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"WILD YEARS-THE MUSIC & MYTH OF TOM WAITS" BY JAY S. JACOBS

AVAILABLE IN BOOK STORES EVERYWHERE!

 

DANNY BOYLE

STANDS IN THE SUNSHINE AND QUESTIONS THE FUTURE

by Brad Balfour

For gonzo British director Danny Boyle (the guy who created such a generation-defining film as Trainspotting and who redefined the zombie freak-out with 28 Days Later), making a film like Sunshine required a different set of muscles than used with his other films. The pace was more deliberate; the characters couldn't be so overtly quirky. Yet the film still had to have his visual pizzazz and cast of unique characters. 

And the film had to make some kind of sense to make it properly science fiction. So he chose to create a world 50 years in the future so in panic to save itself from a dying sun that it has sent two expeditions carrying massive world-shattering bombs that are meant to re-ignite the sun. Though the first ship was lost, the second hopes to make up for its failure and save humankind and the solar system. 

For such an ambitious journey, Boyle applies his fascinating vision and unique style of storytelling to keep us guessing while still fashioning an instant classic of the spaceship drama genre. 

Are the elements to making a good science fiction film different from just a good film? 

I've never heard that one before. I guess the truth is they break down into three things, which is a ship, a crew, a signal. They all break down into that at the moment, and until we colonize space, I think they probably always will. There will always be a steel tube with a group of individuals that represent us, trapped inside of  it. Then on their journey, something happens. It's a signal, changes everything. It gives them a big problem, then they move or not, or what do they do. And it's weird, when you look at them, so many of them break down into those basic ingredients. 

At the moment I think that's probably what you need. It's a particular kind of sci-fi. There is another kind of sci-fi, which is Star Wars, Star Trek – which is literally fantasy. Anything goes, you can do anything you want, really. But [Sunshine is] the stricter kind of space sci-fi. It's basically still predicated on what NASA is doing.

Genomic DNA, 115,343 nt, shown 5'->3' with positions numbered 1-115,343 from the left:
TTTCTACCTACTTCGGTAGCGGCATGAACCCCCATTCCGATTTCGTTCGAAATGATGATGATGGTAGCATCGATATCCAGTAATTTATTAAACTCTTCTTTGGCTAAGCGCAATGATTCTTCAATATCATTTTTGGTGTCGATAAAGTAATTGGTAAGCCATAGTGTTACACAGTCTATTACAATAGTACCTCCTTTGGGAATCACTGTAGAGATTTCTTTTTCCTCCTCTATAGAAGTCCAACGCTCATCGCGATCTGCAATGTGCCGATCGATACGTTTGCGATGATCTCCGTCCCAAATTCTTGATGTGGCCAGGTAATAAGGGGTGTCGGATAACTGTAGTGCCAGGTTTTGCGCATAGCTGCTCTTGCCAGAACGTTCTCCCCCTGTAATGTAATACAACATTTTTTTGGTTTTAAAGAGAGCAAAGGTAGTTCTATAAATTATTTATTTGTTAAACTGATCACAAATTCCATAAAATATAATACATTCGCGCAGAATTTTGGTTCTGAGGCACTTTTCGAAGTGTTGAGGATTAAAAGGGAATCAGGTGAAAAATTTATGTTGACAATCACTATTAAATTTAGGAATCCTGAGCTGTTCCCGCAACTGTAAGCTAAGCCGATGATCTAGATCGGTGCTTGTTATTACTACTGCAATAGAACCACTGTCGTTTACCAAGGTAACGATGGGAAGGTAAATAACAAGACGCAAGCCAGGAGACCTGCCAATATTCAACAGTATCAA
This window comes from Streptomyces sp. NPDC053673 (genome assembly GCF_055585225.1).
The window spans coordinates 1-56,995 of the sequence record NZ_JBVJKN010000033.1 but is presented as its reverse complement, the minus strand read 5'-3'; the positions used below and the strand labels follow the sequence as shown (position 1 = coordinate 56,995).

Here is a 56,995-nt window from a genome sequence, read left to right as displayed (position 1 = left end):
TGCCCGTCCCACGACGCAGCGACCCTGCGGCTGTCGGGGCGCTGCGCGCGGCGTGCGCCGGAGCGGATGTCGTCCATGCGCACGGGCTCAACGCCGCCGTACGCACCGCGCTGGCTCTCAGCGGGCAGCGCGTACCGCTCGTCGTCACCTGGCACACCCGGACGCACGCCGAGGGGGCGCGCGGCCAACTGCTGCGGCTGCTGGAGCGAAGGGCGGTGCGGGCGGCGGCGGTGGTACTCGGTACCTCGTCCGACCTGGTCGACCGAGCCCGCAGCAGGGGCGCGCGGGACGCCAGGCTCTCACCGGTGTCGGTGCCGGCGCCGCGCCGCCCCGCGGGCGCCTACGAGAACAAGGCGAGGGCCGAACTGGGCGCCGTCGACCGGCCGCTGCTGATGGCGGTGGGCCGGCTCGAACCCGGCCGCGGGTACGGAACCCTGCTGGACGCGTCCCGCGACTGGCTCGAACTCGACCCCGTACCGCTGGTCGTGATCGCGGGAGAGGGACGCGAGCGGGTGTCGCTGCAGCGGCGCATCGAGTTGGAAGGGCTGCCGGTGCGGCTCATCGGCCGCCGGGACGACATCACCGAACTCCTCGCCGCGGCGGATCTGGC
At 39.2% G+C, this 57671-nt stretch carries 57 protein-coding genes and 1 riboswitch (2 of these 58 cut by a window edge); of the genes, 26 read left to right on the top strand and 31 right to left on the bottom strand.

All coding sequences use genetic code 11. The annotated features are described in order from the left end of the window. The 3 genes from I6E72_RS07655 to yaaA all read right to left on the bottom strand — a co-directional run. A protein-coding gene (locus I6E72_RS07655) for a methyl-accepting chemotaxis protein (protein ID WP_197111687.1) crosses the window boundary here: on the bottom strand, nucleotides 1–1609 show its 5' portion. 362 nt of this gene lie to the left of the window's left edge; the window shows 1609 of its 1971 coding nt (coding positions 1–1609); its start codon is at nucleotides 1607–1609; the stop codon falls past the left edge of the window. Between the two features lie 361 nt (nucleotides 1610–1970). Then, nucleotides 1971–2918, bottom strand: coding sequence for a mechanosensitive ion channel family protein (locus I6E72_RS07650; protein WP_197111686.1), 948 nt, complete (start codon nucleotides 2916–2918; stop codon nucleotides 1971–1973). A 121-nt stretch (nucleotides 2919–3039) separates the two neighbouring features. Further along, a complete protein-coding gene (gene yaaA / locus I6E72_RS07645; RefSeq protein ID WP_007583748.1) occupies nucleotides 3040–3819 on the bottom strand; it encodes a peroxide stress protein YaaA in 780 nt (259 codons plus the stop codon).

It imagines that [they] eventually will be going this far. 

I'm a big science fiction fan, so I saw 2001, and a lot of films like that. You mentioned the limitations of the genre that you didn't necessarily expect. Was that a great challenge for you? 

The relationship you have with these films is constant. You try to forget about them as a director when you get up and shoot the film. But the aura is there, hovering around, and every direction you turn, they've been there already, they've tried that. That's really frustrating, on the one hand. 

And you realize quite quickly how narrow it is. Much narrower, say, than the zombie tradition, which you would think was a much more narrow, more specific, tradition. Not at all. You're quite free to do anything you want in a zombie movie. Not so in space. If you try certain things differently, they don't work because they literally undermine the film. You have to go back to the original. It's not like a risk moment, where you risk the film. 

What were some of your influences? 

The great ones [everyone knows] are a huge inspiration [like Alien, Blade Runner, etc.]. You remember the first time you saw them and the effect they had on you, the spell of them. What's interesting is that there's very little humor in space. We tried to put a lot more jokes in. We managed to get a few jokes in, courtesy of Chris Evans. He has a couple of moments.